What else? Ah, this was sighted in Zurich. Not all that many typewriters to be seen in that town, but just enough to make it worth my while touring the shops, I think.

This was a rather bizarre half sighting: case - check, manual - check, typewriter - ???

Just two days before I came across my prized italic Lettera 22, this one - in pica - turned up at the flea market with a stern warning not to touch. It's also a QWERTY.

Not sure what this is - telefax? - but it was vaguely typewriter-like enough to merit a picture.

I couldn't be bothered to take a closer look at this - Brothers have never been very tempting for me.

The Brockito where I snapped up my italic Lettera also had this gem in stock - a '50s Underwood Universal midsize portable with the charming logo that many typospherians love.

And then there was this Olivetti M80, a Lexikon by some other name, I suppose.

This uninteresting Triumph Junior 12 paled in comparison next to it. Although it now occurs to me - talk about belated - that I should have taken a peek at all their typefaces just in case. Hmm.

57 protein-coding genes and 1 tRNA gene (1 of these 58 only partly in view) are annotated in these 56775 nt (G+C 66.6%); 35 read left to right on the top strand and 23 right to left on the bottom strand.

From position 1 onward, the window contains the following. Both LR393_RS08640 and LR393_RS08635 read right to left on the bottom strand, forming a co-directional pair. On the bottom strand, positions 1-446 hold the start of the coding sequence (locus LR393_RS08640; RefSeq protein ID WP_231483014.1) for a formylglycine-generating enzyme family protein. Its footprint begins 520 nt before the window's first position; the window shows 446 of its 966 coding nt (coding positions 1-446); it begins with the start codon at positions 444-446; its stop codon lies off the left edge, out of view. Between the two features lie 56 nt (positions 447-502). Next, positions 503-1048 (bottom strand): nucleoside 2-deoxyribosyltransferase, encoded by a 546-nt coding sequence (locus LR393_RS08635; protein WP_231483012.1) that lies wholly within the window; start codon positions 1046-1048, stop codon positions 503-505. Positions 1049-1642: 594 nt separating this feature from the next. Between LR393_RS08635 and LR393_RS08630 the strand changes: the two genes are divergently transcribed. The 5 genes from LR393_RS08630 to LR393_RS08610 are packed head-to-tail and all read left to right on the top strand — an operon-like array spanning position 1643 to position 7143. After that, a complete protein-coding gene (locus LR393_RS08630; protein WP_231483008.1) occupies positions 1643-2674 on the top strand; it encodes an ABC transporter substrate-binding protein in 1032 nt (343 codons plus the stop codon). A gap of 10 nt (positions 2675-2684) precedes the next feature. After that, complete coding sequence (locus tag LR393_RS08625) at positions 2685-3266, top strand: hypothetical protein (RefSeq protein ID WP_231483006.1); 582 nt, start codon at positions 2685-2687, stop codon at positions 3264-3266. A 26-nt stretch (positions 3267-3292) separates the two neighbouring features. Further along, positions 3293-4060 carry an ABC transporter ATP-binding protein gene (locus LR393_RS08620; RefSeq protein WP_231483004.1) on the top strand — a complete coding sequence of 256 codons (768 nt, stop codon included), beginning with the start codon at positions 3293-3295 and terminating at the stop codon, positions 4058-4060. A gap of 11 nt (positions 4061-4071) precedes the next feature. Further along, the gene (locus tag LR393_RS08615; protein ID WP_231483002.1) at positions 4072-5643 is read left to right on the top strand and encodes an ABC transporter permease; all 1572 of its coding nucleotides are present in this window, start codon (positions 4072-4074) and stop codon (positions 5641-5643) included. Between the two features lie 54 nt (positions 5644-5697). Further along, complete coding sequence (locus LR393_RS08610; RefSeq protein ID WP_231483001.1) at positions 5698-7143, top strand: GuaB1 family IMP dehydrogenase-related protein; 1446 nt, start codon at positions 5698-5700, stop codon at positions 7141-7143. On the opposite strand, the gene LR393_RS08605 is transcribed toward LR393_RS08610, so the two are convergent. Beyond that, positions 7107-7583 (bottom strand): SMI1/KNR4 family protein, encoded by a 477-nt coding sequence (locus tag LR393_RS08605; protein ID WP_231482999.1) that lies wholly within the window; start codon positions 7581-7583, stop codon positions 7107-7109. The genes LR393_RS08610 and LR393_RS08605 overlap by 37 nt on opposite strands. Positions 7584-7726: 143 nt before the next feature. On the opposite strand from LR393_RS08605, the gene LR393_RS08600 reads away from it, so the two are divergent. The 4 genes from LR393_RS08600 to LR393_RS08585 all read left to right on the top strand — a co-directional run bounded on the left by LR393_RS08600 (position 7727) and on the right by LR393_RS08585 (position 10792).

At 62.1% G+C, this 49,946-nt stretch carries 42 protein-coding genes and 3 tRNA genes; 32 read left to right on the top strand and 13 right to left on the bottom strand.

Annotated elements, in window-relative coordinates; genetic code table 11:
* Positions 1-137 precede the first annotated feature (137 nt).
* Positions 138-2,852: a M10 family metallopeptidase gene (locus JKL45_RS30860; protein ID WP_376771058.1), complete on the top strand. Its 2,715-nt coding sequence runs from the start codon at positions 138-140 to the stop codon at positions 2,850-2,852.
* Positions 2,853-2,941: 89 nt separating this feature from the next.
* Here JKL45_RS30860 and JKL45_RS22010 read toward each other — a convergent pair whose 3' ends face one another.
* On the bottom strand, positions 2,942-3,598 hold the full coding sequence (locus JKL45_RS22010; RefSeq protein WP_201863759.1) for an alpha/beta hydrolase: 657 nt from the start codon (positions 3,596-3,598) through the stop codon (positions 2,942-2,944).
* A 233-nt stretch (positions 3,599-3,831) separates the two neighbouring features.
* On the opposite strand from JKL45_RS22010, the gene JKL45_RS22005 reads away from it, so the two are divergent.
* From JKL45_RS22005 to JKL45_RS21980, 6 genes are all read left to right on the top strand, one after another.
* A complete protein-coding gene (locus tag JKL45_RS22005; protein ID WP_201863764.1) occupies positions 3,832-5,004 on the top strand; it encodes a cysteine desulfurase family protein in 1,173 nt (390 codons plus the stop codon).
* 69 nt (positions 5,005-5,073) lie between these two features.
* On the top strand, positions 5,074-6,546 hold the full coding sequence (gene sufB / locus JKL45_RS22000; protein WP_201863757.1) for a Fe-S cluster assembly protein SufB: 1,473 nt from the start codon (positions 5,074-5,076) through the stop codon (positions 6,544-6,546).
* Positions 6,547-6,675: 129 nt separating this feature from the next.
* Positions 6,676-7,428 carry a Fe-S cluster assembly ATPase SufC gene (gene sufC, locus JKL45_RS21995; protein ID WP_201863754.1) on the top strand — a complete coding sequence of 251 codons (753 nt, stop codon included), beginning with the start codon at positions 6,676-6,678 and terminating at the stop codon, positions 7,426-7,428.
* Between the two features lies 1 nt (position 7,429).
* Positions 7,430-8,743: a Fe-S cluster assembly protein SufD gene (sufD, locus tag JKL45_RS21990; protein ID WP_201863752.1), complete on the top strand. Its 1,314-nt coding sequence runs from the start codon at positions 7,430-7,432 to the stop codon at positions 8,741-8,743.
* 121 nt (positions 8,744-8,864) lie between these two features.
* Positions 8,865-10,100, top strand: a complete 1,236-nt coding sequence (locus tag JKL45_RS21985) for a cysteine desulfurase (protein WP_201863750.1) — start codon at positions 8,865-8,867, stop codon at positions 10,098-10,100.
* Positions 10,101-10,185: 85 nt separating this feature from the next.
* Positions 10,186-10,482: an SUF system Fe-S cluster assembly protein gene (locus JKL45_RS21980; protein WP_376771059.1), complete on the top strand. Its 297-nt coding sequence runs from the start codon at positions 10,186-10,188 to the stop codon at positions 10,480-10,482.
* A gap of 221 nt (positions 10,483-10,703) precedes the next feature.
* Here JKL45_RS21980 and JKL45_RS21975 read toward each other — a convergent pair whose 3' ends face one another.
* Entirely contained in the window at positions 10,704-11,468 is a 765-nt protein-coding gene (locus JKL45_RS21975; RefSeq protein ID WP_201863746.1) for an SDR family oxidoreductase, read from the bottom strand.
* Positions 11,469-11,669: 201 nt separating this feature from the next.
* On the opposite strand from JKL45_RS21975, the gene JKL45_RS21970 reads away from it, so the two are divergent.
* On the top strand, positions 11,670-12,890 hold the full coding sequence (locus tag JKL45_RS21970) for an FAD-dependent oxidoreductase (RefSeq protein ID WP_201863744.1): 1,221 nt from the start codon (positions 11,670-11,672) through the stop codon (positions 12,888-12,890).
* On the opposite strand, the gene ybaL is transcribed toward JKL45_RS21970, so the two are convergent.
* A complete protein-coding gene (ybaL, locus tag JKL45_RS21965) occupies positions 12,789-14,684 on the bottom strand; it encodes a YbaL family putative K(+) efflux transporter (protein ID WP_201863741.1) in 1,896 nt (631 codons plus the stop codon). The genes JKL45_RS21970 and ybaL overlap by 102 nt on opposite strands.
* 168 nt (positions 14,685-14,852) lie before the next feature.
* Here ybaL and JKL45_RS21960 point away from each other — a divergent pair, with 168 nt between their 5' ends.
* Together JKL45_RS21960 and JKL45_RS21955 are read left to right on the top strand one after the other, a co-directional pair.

23 comments:

  1. Sorry you had to deal with hackers -- and honestly, we're pretty low-profile targets, aren't we? -- but I've updated the links on the Typosphere site to the new domain. Here's hoping you have better luck with this one!

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    1. Thanks, Michael! Everything seems to be calm now, I hope, but it was pretty upsetting for a while. Especially given our low profile, as you pointed out, I started getting paranoid and wondering whether the hacker was someone who knew me personally! Pretty low chance of that after I found out they were Vietnamese, but still... ugh.

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  2. Sounds like a major, major headache, Adwoa. I hope I never have to deal with it. That Smith-Corona Clipper looks pretty slick, too.